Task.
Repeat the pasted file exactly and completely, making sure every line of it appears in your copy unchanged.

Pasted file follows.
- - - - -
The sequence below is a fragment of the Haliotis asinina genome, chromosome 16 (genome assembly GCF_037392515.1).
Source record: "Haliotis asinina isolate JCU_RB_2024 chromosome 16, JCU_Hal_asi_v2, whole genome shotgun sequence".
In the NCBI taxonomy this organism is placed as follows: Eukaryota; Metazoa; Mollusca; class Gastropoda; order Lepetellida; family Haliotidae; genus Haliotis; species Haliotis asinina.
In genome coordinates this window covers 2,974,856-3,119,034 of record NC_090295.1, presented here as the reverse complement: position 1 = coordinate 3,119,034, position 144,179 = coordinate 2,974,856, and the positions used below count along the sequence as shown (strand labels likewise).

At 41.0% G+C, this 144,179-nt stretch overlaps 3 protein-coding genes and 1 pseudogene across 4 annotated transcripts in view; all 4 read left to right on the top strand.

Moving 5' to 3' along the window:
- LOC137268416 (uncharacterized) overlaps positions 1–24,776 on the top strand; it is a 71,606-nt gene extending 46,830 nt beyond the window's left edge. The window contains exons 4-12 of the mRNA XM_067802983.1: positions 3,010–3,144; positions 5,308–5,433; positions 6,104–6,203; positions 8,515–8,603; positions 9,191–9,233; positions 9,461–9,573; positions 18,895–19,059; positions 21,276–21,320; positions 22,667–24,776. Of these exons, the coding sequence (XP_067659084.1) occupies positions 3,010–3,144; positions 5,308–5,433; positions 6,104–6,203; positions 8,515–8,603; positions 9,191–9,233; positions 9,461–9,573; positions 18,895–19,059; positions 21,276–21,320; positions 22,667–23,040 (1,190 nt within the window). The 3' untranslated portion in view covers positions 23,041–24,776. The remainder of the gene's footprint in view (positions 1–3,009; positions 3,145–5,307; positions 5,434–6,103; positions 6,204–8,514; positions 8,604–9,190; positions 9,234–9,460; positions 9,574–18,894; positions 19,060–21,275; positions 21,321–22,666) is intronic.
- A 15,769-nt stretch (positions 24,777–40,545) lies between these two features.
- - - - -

The sequence below is a fragment of the Haliotis asinina genome, chromosome 16 (genome assembly GCF_037392515.1).
Source record: "Haliotis asinina isolate JCU_RB_2024 chromosome 16, JCU_Hal_asi_v2, whole genome shotgun sequence".
In the NCBI taxonomy this organism is placed as follows: Eukaryota; Metazoa; Mollusca; class Gastropoda; order Lepetellida; family Haliotidae; genus Haliotis; species Haliotis asinina.
In genome coordinates this window covers 2,974,856-3,119,034 of record NC_090295.1, presented here as the reverse complement: position 1 = coordinate 3,119,034, position 144,179 = coordinate 2,974,856, and the positions used below count along the sequence as shown (strand labels likewise).

At 41.0% G+C, this 144,179-nt stretch overlaps 3 protein-coding genes and 1 pseudogene across 4 annotated transcripts in view; all 4 read left to right on the top strand.

Moving 5' to 3' along the window:
- LOC137268416 (uncharacterized) overlaps positions 1–24,776 on the top strand; it is a 71,606-nt gene extending 46,830 nt beyond the window's left edge. The window contains exons 4-12 of the mRNA XM_067802983.1: positions 3,010–3,144; positions 5,308–5,433; positions 6,104–6,203; positions 8,515–8,603; positions 9,191–9,233; positions 9,461–9,573; positions 18,895–19,059; positions 21,276–21,320; positions 22,667–24,776. Of these exons, the coding sequence (XP_067659084.1) occupies positions 3,010–3,144; positions 5,308–5,433; positions 6,104–6,203; positions 8,515–8,603; positions 9,191–9,233; positions 9,461–9,573; positions 18,895–19,059; positions 21,276–21,320; positions 22,667–23,040 (1,190 nt within the window). The 3' untranslated portion in view covers positions 23,041–24,776. The remainder of the gene's footprint in view (positions 1–3,009; positions 3,145–5,307; positions 5,434–6,103; positions 6,204–8,514; positions 8,604–9,190; positions 9,234–9,460; positions 9,574–18,894; positions 19,060–21,275; positions 21,321–22,666) is intronic.
- A 15,769-nt stretch (positions 24,777–40,545) lies between these two features.